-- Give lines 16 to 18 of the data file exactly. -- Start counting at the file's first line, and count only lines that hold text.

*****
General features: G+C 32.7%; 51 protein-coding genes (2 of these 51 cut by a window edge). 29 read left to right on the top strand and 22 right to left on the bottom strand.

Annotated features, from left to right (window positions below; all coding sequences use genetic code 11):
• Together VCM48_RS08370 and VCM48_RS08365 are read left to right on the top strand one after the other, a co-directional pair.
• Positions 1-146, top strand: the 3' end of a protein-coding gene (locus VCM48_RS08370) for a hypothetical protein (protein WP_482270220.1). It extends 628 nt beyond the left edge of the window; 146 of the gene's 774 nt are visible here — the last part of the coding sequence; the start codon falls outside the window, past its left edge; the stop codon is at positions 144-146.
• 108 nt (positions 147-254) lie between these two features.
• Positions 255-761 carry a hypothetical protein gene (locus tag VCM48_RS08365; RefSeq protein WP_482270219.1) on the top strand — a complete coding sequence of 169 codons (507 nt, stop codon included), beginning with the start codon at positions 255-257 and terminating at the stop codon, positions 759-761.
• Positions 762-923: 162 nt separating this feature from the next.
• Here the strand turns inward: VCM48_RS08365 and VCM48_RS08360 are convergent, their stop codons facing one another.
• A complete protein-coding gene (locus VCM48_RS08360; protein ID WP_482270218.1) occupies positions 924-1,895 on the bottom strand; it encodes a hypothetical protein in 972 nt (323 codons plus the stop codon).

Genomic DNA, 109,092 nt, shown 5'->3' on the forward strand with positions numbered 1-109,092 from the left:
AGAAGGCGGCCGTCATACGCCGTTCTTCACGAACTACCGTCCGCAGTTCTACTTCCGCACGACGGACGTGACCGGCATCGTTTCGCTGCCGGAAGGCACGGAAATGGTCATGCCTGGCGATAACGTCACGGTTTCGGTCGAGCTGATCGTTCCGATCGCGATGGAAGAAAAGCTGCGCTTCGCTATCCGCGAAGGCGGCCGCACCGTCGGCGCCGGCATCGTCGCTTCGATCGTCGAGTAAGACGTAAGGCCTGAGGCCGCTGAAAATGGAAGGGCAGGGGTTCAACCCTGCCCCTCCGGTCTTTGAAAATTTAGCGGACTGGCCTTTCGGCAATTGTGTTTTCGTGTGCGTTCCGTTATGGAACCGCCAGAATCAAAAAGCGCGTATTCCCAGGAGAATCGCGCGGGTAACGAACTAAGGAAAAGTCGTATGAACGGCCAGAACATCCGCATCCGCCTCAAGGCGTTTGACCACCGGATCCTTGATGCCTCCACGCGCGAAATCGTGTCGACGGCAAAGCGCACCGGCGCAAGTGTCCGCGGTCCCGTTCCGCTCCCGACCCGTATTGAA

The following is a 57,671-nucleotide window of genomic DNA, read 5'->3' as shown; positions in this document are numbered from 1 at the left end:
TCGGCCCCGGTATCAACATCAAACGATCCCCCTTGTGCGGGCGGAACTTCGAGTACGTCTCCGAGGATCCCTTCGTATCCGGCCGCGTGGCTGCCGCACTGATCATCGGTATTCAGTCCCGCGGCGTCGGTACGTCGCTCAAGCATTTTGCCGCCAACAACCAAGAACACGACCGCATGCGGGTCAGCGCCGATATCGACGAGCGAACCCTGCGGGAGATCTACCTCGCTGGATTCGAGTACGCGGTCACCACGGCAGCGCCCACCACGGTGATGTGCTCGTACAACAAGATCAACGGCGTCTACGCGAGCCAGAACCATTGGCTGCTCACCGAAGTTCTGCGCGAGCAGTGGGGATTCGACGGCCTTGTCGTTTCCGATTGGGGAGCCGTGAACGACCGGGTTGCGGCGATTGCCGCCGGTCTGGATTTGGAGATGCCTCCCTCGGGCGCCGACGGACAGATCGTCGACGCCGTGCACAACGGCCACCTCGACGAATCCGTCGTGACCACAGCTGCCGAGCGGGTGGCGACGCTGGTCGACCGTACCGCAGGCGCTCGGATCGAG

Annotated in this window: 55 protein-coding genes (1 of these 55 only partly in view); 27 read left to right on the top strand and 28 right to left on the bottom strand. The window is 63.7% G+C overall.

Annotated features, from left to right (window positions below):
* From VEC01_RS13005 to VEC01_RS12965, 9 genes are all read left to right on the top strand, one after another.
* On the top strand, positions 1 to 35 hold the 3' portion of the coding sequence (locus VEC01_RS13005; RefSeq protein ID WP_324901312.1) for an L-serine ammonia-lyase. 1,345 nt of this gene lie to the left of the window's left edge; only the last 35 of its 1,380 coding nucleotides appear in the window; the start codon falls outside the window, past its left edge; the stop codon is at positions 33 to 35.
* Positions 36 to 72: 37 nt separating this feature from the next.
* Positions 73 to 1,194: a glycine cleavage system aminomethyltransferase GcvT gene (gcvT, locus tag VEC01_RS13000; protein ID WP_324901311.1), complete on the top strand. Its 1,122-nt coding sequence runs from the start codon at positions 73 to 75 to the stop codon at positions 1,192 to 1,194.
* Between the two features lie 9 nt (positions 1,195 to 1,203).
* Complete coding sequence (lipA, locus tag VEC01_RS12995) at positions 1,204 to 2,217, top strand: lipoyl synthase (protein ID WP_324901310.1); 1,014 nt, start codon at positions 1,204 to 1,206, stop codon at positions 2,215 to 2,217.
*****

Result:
* From VEC01_RS13005 to VEC01_RS12965, 9 genes are all read left to right on the top strand, one after another.
* On the top strand, positions 1 to 35 hold the 3' portion of the coding sequence (locus VEC01_RS13005; RefSeq protein ID WP_324901312.1) for an L-serine ammonia-lyase. 1,345 nt of this gene lie to the left of the window's left edge; only the last 35 of its 1,380 coding nucleotides appear in the window; the start codon falls outside the window, past its left edge; the stop codon is at positions 33 to 35.
* Positions 36 to 72: 37 nt separating this feature from the next.